foam, but cheaper materials used (synthetic leather rather than real leather).
The budget entry level bag/training gloves by Ringside.
Ringside has, regrettably, started catering to the mass market by offering dirt cheap boxing gloves for the fitness enthusiast. Some of these are not real boxing gloves and should not be worn for real training. They are for absolutely beginners and fitness workouts, not hard boxing training.
The cheapest ringside model and under $30 bucks. These are for beginners and fitness and have decent foam padding. Can you use them for real training? In a pinch, yes. But the quality is pretty meh, and they are made from vinyl. Recommended only for rank beginners or fitness. For real boxing, you are better off investing in twice this for a better glove.
As the title suggests, these are ‘fitness boxing gloves. This means, don’t use these for real training. For light bag work or rank beginners or cardio boxing class, these are fine. But for real hard bag work, sparring, and such, no.
The cheapest gloves you can buy with Ringside, at about $17 bucks. What can I say — you are not getting a real glove here. Can you punch a heavy bag with these without breaking your hands? Yes. Should you? No. Don’t buy these for real training. They are only for fitness.
Ringside Boxing Glove Reviews
I give a mini review of each of the major Ringside boxing glove models below.
I don’t cover every single model Ringside creates, but only their most popular models, well-known models.
Also, note that Ringside often puts out special limited edition glove models which are usually just the same glove but fancy logos or colors with the core feature exactly the same as the standard models.
Ringside IMF Tech Boxing Gloves Review
If you buy one pair of Ringside gloves, make it one of the IMF tech gloves. These are the cornerstone boxing gloves of the Ringside brand and by fair their best value to quality model from the entire lineup. The IMF gloves were one of the first boxing glove designs to feature a new way of building boxing gloves with a better sort of padding. Now, hype aside, the IMF, while quite padding, is not going to make up the 200 dollar difference for a pair of Windy or Grant glove padding, but still, it’s a better sort of padding than you’ll find over the standard foam most boxing gloves have. So I do recommend you select, if you do want Ringside boxing gloves, from the IMF Tech lineup.
The key difference here with the IMF foam is that the whole glove is made from a single piece of foam rather than layers of foam glued to each other. Because the whole glove is made from a single foam piece (much like a canoe is carved from a single tree log), it’s a much stronger glove and the glove keeps it’s original shape much longer.
IMF Tech Sparring Gloves Review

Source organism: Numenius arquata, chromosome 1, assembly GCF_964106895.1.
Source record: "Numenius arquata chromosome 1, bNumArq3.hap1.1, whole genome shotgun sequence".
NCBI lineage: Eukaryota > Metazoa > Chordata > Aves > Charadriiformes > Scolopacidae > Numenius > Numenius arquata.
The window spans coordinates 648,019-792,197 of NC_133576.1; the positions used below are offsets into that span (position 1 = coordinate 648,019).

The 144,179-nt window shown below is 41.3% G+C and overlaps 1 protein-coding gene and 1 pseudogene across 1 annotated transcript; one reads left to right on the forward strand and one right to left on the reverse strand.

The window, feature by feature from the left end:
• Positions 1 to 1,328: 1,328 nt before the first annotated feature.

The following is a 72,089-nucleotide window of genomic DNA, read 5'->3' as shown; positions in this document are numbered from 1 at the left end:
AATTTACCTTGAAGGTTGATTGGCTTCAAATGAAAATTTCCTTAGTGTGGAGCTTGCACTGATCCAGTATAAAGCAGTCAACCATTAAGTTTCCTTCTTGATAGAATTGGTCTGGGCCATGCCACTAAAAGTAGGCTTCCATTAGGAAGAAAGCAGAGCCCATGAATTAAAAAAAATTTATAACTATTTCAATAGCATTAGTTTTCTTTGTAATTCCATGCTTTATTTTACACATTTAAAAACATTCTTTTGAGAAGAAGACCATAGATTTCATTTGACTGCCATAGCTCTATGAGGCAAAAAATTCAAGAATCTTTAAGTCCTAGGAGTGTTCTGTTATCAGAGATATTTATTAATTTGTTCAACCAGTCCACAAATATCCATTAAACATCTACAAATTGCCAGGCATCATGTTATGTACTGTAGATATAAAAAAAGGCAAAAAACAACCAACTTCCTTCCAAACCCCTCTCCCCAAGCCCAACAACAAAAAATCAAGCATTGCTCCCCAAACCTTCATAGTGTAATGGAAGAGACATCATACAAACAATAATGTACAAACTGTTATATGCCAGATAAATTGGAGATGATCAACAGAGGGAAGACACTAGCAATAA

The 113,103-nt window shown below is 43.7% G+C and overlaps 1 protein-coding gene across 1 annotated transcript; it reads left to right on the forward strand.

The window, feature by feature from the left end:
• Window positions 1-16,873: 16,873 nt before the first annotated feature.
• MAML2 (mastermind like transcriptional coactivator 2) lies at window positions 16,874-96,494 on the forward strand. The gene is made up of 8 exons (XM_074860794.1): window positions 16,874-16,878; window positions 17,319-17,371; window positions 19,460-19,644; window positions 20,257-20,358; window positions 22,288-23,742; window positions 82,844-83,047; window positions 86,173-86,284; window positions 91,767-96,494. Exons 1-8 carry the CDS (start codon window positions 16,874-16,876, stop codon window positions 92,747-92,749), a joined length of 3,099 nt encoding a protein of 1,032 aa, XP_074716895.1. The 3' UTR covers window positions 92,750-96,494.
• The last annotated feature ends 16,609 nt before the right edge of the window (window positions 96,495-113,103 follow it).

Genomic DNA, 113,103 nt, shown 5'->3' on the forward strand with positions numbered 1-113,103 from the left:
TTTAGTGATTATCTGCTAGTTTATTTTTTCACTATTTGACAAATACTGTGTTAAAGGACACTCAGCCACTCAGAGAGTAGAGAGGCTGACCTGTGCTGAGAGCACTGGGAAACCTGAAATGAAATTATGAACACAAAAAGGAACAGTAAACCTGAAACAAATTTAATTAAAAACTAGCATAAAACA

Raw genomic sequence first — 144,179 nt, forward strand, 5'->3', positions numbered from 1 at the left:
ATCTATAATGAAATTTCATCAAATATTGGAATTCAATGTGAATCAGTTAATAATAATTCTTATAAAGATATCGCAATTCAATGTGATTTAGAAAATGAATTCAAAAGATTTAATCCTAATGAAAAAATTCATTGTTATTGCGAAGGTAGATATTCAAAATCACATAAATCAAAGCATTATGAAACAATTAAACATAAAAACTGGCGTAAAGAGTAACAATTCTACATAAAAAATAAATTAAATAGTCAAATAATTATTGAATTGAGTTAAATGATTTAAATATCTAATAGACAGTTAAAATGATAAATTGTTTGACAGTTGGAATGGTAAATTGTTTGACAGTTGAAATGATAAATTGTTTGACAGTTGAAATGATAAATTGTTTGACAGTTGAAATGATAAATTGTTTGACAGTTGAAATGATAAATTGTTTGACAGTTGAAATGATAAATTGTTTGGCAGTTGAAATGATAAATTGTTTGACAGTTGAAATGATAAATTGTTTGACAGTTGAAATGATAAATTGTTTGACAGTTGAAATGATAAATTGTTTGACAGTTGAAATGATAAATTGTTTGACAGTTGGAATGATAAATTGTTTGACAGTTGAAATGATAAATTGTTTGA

I’ve had my Ringside IMF Tech Sparring Gloves for something like ten years now. Granted, I haven’t been using them everyday. But the point is, I had them for nearly 7 years until I finally threw them away. The gloves really did last for years. The nice feature about the Sparring gloves is that they have a nice springy feel to them. The padding is quite absorptive though it’s more of a ‘bounce’ rather than a soft dampening (say winnings which seem to suck up the energy). You may or may not like that bouncy springiness.
The IMF tech, because of the single glove shape, seems to take longer to break in. The gloves are not immediately molded to your hands.
This is made even more so by an issue with the sparring gloves because, well, ideally you only spar in them which means it takes even longer to break these gloves in than bag/pad gloves — unless you want to use your sparring gloves on the bag, which you shouldn’t be doing anyways.
The overall design of the gloves is an attractive one. As stated, the shape of the IMF gloves is strong due to the IMF foam, and the actual shape of the gloves is rounded and tapered. These are not square gloves but start of with an ovalish head which tapers down to a skinnier wrist. It’s a good shape for punching with and cuts down on wind resistance.
IMF Tech Training Gloves Review
These are much like the sparring gloves but geared for bag and general training. Unlike the ‘Pro’ model, these feature Hook and Loop Velcro, which frankly, are better than the Pro’s Quick Tie gimmick.
Like all the IMF Ringside gloves, you get the advantages and disadvantages of the IMF tech. They are very durable and last long while keeping a solid ‘glove’ like shape (unlike some gloves that after a year of use, tend to melt like chocolate into some proto-shape rather than the sharply defined shape you started out with) However, the IMF padding makes the glove shape rigid and inflexible.
This can make it hard to squeeze your fists and require a long break in period. And while the IMF tech is supposed to absorb more punching energy, I do find it’s rather hard and rigid when you punch. This may cause some bruising on your two middle knuckles if you punch very hard bags.
IMF Tech Pro Boxing Gloves Review